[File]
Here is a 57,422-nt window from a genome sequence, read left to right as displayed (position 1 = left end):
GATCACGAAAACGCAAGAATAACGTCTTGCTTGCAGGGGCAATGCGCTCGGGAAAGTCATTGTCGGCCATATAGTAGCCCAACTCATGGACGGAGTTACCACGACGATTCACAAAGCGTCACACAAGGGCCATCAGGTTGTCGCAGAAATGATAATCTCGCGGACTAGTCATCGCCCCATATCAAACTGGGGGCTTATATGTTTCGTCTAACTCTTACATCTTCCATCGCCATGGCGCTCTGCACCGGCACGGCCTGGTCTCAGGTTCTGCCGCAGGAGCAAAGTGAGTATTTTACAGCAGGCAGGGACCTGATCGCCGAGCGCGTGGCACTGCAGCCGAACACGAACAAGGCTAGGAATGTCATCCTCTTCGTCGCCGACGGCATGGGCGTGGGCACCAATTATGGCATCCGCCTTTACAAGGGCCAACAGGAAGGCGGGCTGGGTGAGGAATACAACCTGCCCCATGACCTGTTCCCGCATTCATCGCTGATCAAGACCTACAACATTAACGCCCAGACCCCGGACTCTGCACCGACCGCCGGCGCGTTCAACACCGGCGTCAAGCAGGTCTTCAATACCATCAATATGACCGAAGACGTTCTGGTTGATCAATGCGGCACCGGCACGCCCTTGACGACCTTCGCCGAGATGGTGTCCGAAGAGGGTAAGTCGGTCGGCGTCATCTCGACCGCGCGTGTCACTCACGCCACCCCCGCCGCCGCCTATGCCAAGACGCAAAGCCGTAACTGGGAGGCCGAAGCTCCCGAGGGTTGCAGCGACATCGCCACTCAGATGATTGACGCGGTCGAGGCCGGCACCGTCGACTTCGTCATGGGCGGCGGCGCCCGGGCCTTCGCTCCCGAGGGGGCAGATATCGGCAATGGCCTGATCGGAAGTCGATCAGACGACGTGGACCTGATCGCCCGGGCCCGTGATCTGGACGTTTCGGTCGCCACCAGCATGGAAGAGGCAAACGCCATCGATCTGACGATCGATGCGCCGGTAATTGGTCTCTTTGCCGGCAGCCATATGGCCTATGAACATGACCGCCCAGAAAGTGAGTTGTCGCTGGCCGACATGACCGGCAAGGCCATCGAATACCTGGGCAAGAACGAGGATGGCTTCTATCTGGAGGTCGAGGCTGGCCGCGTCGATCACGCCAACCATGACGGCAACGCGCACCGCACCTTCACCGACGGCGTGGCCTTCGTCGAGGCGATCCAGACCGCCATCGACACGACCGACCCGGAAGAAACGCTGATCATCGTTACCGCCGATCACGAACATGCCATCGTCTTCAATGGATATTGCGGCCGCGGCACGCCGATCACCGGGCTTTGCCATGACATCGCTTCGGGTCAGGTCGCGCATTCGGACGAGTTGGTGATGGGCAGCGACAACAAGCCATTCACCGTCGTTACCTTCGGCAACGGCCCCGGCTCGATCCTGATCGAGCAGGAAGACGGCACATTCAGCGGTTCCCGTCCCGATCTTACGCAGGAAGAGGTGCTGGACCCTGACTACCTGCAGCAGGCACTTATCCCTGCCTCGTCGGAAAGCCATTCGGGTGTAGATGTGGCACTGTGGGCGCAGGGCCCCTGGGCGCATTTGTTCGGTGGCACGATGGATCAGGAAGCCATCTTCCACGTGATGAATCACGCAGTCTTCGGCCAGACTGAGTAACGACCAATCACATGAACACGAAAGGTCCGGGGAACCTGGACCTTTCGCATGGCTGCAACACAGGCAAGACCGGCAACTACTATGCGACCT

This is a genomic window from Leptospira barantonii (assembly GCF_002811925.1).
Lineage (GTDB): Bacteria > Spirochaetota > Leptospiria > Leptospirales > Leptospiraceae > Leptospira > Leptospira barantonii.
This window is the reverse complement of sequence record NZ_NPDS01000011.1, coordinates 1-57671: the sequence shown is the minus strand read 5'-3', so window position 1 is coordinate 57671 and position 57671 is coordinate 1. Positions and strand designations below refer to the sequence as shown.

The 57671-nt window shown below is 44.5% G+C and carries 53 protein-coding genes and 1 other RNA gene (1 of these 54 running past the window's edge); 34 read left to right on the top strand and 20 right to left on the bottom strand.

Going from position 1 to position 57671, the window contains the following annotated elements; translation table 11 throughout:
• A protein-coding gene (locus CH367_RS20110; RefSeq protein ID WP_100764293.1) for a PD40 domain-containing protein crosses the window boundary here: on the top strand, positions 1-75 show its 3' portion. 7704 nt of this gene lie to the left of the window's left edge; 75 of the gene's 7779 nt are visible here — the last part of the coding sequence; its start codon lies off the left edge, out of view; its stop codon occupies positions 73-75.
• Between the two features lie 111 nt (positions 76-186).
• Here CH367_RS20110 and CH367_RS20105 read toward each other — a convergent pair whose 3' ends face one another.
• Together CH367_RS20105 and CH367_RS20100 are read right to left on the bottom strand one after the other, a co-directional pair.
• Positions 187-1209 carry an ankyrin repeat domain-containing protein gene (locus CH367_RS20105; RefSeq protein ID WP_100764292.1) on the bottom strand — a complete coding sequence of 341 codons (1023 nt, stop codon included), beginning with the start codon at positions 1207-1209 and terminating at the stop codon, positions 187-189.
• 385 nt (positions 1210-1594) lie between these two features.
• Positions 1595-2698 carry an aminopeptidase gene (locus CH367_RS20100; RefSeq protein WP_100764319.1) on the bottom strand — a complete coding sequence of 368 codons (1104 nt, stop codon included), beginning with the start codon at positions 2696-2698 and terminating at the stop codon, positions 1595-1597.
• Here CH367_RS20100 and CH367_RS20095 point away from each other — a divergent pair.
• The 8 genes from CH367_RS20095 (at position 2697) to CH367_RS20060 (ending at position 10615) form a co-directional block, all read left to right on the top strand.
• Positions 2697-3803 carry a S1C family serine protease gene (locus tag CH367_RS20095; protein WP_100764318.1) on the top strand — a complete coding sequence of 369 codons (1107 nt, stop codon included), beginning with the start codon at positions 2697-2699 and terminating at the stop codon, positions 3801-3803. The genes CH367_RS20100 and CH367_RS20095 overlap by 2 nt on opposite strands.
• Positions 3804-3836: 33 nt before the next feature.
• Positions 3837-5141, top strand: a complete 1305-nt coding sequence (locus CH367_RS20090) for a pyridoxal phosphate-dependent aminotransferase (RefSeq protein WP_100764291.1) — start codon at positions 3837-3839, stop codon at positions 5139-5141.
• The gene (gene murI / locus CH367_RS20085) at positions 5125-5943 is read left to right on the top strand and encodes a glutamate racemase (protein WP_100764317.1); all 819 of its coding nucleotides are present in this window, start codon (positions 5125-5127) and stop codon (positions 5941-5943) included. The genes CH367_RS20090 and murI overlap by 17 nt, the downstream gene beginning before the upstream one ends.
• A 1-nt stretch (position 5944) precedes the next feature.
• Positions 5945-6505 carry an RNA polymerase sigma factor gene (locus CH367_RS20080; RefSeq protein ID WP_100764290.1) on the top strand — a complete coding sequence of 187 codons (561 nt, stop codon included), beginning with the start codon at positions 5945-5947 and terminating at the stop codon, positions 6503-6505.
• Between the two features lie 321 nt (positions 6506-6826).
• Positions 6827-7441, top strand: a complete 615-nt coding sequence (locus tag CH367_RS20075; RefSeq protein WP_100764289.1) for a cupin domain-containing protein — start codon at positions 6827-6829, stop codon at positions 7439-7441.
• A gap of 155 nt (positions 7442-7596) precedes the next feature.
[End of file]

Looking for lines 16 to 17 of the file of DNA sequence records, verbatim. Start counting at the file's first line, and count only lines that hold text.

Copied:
• The 8 genes from CH367_RS20095 (at position 2697) to CH367_RS20060 (ending at position 10615) form a co-directional block, all read left to right on the top strand.
• Positions 2697-3803 carry a S1C family serine protease gene (locus tag CH367_RS20095; protein WP_100764318.1) on the top strand — a complete coding sequence of 369 codons (1107 nt, stop codon included), beginning with the start codon at positions 2697-2699 and terminating at the stop codon, positions 3801-3803. The genes CH367_RS20100 and CH367_RS20095 overlap by 2 nt on opposite strands.